February 27, 2009

Here Fishy, Fishy

Wow, I'm getting a lot of cool videos by following people on Twitter. This one shows a kingfisher grabbing a minnow from a stream. You remember the kingfisher, right? I think our discussion about it included something about Brad Pitt in a River Runs Through It? Not following me? Oh well, it's a very cool bird that dives headfirst into lakes and streams to catch fish. One of my favorite birds, actually. And this video shows it from the perspective of the minnow. Enjoy!

Bird Strikes Fish In Water - Watch more Funny Videos

February 25, 2009

Spring cleaning

This video from Jeffrey Gordon was just posted on Birdchick today. It's a brown-headed nuthatch cleaning up its home for the breeding season. I've got to say, a nuthatch can make just about anything look adorable, including spring cleaning. (Except for the carrying stuff out in your mouth part.) As Jeffrey pointed out, we should all be grateful for hands and mops.

February 22, 2009

The envelope please...

While watching the Oscars tonight (with the requisite glass of champagne in hand), I decided it was time to hear from some of the "stars" of the birding world. Tipsy blogging...hmm, sounds like a good combination to me!

And the award for best supporting bird goes to: The Cattle Egret

"Oh, wow, I cannot believe this! I would like to thank the many water buffalo and cattle who allowed me to eat flies off their backs. What an honor! I'm glad I could keep you, the real stars of the story, tick-free. Sure, I'm sort of pretty. But I realize that I'm sort of a "poopy pastures" bird, while my cousin, the great egret, enjoys ocean views. No problem. This supporting award is everything I could hope for."

And the award for best costume goes to: The Painted Bunting

"I've always felt I was the most brilliantly colored bird in North America, but it's an honor to be recognized by this little awards show. Really! And, I'm glad the academy could look past the fact that I'm highly territorial, often fighting other males to the death. They realize that it takes work to look this beautiful. To all my fans--you sad, little brown birds--please know how much I love you. Really! Oh, and XOXO to my agent. Really!"

And the award for best score goes to: The Wood Thrush

"Who could imagine that a little, brown bird from the backwoods could make it big like this?! Thank you so much. I have a bit of an advantage here, of course, with a song box that allows me to sing two notes at a time. Now, I hate to get political, but I ask you join me in fighting against the horrific nest parasitism of cowbirds. We must take a stand before they kill the wood thrush's beautiful song. Wait! Please don't play me off! Ooh, um, I want to thank my parents, my siblings, everyone who supported me in the meadow where I grew up...oh dear, I know I'm forgetting people! This has gone on far too long, hasn't it?" [awkwardly walks off stage]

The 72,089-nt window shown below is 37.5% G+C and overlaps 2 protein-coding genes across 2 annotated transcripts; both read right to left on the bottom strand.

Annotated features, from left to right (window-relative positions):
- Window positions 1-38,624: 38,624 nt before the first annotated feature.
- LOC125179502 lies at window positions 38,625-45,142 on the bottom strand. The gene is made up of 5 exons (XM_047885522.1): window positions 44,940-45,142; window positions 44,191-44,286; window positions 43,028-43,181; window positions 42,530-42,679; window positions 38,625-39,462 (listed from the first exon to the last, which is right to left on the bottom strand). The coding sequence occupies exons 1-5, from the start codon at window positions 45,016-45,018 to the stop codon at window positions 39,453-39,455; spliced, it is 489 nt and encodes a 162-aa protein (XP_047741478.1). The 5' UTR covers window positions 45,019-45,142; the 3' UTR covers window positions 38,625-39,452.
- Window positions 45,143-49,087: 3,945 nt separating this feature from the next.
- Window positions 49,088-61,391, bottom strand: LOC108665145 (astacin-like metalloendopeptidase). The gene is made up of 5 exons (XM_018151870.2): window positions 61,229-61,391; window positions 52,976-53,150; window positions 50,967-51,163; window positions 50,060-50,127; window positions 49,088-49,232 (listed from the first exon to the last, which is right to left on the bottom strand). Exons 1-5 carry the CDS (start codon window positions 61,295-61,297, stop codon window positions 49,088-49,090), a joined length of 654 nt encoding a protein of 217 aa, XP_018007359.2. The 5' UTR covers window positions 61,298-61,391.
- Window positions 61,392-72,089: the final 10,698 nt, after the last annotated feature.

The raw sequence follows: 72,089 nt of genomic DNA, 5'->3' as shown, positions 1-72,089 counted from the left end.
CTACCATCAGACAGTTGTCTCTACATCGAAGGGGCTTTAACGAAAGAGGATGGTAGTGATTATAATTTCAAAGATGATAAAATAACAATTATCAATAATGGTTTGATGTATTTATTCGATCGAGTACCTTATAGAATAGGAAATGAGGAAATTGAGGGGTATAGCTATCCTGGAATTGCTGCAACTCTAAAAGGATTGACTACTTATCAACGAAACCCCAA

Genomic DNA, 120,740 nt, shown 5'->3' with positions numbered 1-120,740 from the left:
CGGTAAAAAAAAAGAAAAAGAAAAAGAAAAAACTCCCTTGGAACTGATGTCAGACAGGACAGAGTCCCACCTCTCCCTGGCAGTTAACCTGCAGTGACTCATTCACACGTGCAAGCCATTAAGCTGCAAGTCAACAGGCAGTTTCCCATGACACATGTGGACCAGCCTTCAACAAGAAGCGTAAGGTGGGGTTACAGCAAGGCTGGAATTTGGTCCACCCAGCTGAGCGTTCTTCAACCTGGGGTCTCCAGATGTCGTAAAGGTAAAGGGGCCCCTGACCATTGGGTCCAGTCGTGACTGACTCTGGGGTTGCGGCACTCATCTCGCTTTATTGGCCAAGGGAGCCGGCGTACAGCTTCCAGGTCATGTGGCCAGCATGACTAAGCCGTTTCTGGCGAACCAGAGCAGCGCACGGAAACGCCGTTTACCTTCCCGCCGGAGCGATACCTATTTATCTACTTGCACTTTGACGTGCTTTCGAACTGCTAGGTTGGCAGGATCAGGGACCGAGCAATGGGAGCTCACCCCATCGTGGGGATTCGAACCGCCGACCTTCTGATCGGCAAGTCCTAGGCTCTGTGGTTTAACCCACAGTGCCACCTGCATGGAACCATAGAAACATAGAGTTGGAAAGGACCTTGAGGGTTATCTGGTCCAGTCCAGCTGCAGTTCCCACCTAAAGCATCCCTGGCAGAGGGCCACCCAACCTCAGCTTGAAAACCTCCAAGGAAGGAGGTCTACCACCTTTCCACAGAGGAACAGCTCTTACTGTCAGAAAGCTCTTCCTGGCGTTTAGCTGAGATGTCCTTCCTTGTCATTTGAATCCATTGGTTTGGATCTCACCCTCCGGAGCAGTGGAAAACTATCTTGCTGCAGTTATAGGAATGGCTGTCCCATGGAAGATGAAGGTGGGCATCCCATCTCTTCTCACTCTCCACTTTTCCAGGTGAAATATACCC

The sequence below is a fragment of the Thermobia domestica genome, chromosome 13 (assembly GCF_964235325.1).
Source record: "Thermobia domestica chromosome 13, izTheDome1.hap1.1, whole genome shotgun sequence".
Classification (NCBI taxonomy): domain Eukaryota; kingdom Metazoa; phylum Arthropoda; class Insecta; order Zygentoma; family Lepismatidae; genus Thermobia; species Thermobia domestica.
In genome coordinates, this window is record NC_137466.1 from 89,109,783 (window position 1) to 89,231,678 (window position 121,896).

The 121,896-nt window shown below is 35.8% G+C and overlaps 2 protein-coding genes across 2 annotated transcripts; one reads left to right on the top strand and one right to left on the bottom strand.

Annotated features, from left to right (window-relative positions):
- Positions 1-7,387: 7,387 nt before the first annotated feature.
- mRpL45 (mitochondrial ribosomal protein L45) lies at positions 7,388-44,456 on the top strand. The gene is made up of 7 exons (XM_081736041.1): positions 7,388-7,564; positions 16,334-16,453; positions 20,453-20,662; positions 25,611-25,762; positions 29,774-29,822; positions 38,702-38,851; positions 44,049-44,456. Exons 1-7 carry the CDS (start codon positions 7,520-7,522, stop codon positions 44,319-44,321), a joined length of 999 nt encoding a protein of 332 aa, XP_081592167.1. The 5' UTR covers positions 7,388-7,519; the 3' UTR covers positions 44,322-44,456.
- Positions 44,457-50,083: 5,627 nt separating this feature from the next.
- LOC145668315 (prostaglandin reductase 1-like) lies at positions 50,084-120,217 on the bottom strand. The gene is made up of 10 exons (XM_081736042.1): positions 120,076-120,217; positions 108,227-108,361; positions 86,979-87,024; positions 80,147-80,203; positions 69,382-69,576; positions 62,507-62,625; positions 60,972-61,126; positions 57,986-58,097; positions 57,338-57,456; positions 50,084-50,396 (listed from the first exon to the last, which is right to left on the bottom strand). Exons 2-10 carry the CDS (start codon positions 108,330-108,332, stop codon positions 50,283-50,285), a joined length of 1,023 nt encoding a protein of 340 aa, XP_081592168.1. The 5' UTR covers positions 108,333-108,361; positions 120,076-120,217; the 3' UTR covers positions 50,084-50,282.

And the award for best foreign language bird goes to: The Green Woodpecker

Subtitles: "Merci, merci. I appreciate this opportunity to inform American citizens there are so many beautiful birds with lovely songs throughout the world. Sigh, none of you can understand me anyway, you uni-lingual buffoons. Your country could only hope to attain France's culture and beauty. You gorge on trash at McDonald's parking lots while I dine on delectable French ants. I cannot believe the cattle egret chose to move here. What? Another Die Hard sequel? Send the script to my vacation home in Orange County."

And, finally, the award for best bird goes to: The Yellow-headed Blackbird

"This award has been a long time in coming, believe me. First, let me thank my sponsor, the Your Bird of the Week blog. You've always supported me, even in the face of bigger and more pretentious birds. I'd also like to thank my eight wives and 30 children (at least this season), who are back in the marsh watching this. Make daddy proud and harass a few marsh wrens before you go to bed. I'll be home in Utah to celebrate with you soon!"

Well, I'm not Hugh Jackman, but I felt like a bit of a celebrity myself last week on the Birdchick blog. So, as your Birding Oscars host, I want to thank my husband, Tim, for his willingness to pretend to be interested with this geeky avian stuff. Now, we're off to the after-parties. Good night everyone! Kiss, kiss.

Was your favorite bird totally robbed? Nominate it in comments.

Photo credits

Cattle egret: Honolulu Star Bulletin
All other photos: Wikimedia Commons

February 18, 2009

Welcome Birdchick Readers!

I was excited and surprised to see my What Kind of Bird Are You quiz on Birdchick this morning. It's pretty cool that someone as awesome as Birdchick thought my quiz was fun. Anyway, welcome to my little blog. It's mostly basic facts for my non-birding friends, but we have a good time!

February 17, 2009

Little Dipper

For those of you who have sat in meetings with me, watching as I nervously break one pen lid (and necklace) after another, I bring you a bird that seems to share my issue with holding still. It's actually a bird with talents that would wow even you non-birding folks, but for some reason it was named for its odd habit of bobbing up and down.

Well, a coworker was lucky enough to see one of these avian nervous Nellies recently, and I decided it was time to give it its due on this blog. Ladies and gentleman, I present to you Your BOTW, the American dipper.

Fact: The American dipper is a chunky, dark gray songbird with short wings and tail and a large head. It has white eyelids that are quite obvious when it blinks.

Fact: The American dipper is named for its habit of dipping—basically bending its legs and bouncing its body up and down. Now whether this is a nervous tic like my pen tapping or necklace twisting, scientists really aren’t sure. But dippers do tend to dip more when disturbed, approached by humans, or even aroused.

Fact: Don’t be fooled by its anxious habits or monastic garb. The American dipper has extreme skills for a little songbird. It makes its life in rushing mountain streams, literally riding the rapids and walking along icy streambeds to find food.

Fact: Dippers can dive and swim under water by flapping their wings. They can even walk along the bottoms of streams using their long toes to grasp rocks.